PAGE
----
Fr. Jeremiah McGinley, OFM

Fr. Jeremiah McGinley, OFMA native of Buffalo, N.Y., Fr. Jeremiah “Moose” McGinley, OFM, first met the Franciscan friars of Holy Name Province in the mid 1940s, while he was attending PS 72 grammar school in Buffalo and the friars at the time were serving at nearby St. Patrick’s Parish.

Although Fr. Jeremiah didn’t attend St. Patrick’s, he recalled the Franciscan influence on the neighborhood and the respect both his parents and grandparents had for those particular friars and others who entered into religious life.

“The friars were really good guys and they were very dedicated,” he said. “They had spirit.” It was during his high school years at Canisius that Fr. Jeremiah had expressed interest in becoming a friar. It was also during that time he was give the nickname “Moose,” a moniker that stuck with him throughout his 54-plus years as a Franciscan.

Fr. Jeremiah explained the name was coined when he and a high school friend attended a movie one Saturday afternoon. His colleague noticed during the film, that Fr. Jeremiah closely resembled a character named Moose and the rest, as they say, is history.

“This guy also said, ‘You got a nose like a moose,’” Fr. Jeremiah recalled. “He went to school that following Monday and the story just grew. The nickname stuck more than any others as a youngster.”

When he attended St. Bonaventure University in Allegany, N.Y., Fr. Jeremiah began studying philosophy. Soon after being around influential and inspirational friars like the now deceased Franciscans Fr. Colman Dunn, OFM, Fr. Peter Carr, OFM, Fr. Silas Rooney, OFM, and Fr. Celsus Wheeler, OFM, he decided to think about his calling to the priesthood. He was graduated from St. Bonaventure with a degree in philosophy in 1950, and during that time he became more serious about his life as a friar.

“I had an attraction to their way of life,” he said. “I was attracted to their camaraderie with one another and their spirit. It’s really indescribable to put into words.”

Fr. Jeremiah entered Holy Name College in Washington, D.C., and was ordained a priest in 1955. His first assignment was as an assistant at St. Stephen’s on 82nd Street in New York City. Although he enjoyed parish life, it was apparent that both he and then Provincial Minster Celsus Wheeler (who served from 1952 to 1961) had different plans for his ministry. Moose was then assigned to serve on the Mission Band, a ministry where a friar would travel to various parishes giving retreats and preaching missions.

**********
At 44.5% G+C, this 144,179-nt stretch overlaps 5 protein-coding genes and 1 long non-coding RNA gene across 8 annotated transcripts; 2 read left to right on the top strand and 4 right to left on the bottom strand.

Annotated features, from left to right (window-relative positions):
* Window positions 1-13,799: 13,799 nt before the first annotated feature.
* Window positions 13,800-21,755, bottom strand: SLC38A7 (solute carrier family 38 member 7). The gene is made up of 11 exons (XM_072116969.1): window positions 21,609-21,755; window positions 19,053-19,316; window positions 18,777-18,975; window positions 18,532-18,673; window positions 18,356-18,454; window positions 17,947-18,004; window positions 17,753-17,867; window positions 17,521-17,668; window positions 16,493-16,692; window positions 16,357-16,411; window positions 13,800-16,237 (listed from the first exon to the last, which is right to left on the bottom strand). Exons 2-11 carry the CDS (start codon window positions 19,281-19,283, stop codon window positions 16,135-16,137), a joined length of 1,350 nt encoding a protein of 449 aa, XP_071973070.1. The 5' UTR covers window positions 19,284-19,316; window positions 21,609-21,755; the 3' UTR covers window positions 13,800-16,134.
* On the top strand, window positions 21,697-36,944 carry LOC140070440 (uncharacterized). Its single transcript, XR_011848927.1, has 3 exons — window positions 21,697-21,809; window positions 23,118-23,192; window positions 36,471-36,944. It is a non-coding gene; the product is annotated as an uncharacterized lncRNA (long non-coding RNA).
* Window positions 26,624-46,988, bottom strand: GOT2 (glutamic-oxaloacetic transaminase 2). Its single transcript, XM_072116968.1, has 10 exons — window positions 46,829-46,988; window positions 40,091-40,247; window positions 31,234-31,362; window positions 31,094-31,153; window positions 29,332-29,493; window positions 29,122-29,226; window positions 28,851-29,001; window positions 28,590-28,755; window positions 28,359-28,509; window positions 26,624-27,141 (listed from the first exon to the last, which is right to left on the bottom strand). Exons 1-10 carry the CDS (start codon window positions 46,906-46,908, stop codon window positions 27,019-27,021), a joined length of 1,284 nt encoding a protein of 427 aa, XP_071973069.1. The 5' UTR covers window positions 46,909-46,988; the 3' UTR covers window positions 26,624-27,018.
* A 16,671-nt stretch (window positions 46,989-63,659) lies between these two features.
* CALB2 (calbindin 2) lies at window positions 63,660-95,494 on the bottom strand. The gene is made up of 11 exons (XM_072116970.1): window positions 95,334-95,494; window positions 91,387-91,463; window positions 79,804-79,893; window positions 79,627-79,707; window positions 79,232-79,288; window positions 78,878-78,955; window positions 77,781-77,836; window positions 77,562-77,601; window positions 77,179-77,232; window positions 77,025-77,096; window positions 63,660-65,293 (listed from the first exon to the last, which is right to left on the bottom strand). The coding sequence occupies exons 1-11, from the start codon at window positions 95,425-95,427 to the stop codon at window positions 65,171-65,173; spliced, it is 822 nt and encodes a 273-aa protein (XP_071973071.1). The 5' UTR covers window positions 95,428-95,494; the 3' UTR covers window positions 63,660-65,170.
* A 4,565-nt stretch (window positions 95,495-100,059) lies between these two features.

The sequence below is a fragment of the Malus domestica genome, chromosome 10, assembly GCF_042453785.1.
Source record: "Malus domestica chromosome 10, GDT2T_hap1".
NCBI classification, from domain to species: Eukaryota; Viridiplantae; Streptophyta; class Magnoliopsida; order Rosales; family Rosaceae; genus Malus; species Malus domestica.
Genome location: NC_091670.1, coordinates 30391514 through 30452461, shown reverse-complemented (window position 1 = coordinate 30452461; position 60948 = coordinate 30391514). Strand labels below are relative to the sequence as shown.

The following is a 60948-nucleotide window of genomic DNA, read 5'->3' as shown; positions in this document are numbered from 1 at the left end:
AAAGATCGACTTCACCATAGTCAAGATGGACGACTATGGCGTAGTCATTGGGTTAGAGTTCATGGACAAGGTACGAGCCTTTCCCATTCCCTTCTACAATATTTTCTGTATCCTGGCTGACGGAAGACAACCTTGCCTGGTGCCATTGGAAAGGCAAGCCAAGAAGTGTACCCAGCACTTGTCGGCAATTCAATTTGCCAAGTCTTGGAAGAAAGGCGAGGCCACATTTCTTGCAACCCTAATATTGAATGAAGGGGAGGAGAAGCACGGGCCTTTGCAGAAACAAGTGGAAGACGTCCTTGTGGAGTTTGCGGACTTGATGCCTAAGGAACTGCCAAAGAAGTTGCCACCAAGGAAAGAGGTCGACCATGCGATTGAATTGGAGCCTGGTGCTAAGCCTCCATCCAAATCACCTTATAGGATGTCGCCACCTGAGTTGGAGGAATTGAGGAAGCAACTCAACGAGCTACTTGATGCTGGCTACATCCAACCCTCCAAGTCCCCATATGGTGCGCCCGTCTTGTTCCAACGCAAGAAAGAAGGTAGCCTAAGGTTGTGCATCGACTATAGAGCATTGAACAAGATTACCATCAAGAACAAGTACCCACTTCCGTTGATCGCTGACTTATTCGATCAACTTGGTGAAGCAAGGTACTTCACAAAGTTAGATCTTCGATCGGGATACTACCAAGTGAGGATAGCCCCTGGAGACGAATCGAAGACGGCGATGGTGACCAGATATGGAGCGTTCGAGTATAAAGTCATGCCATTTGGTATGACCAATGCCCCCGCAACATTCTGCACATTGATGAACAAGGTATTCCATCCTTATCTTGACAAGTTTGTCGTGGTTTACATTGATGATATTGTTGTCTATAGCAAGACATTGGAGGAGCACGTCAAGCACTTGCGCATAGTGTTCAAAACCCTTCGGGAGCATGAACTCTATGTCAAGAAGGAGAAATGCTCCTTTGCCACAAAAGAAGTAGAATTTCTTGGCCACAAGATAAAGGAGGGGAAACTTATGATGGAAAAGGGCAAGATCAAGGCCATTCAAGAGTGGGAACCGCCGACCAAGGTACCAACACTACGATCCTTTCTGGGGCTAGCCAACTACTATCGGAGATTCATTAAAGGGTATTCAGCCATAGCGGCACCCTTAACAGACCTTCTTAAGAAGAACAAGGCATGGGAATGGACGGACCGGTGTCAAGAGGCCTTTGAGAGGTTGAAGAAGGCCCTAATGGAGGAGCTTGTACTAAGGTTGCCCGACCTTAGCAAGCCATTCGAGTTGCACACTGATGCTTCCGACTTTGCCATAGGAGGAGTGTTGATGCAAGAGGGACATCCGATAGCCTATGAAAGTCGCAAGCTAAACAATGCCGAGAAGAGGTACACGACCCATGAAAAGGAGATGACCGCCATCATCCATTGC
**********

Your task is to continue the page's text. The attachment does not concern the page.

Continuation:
Fr. Jeremiah was based at St. Elizabeth’s Parish in Denver, Colorado, and for a good portion of 1959, he traveled by train and bus throughout Texas, Colorado, Louisiana and Wyoming spreading the good news of the Lord.

“I was a young kid, and I was wet behind the ears as far as preaching missions,” he said. “I wasn’t hesitant about jumping on and off trains and going to all of these places.”

After preaching the missions out West, Fr. Jeremiah continued his ministry with the Mission Band, but this time he was based out of St. Anthony’s Friary in Butler, N.J.

Before he knew it, he had more than 25 years in the ministry, before he returned to parish life – this time at St. Anne’s in Fair Lawn, N.J. From 1985 to 2005, Fr. Jeremiah served as an associate, a vicar and a senior associate friar at the parish, one of the largest Catholic churches in the Newark archdiocese, with more than 6,000 registered families in the late 1960s.

This past year, the friars left St. Anne’s, after serving the parish for more than 95 years. “It was the end of an era when the friars left,” he said. Even though the friars left St. Anne’s, its current pastor, Fr. Joseph Doyle, told Fr. Jeremiah he is welcome to visit the school and parish anytime he feels the need.

Fr. Jeremiah, 77, is now semi-retired and resides at Sacred Heart Friary in East Rutherford. He continues to say Mass at St. Bonaventure Church in Paterson, N.J. and occasionally returns to St. Anne’s to greet the grammar school children to offer them his blessings. “I miss being in parish life sometimes because I’m still energetic,” he said. “I guess it’s in my nature to keep moving around.”

—This essay was written in 2006 when Fr. “Moose” was serving at Sacred Heart Friary in East Rutherford, N.J. It appeared in the March 2006 issue of The Anthonian magazine.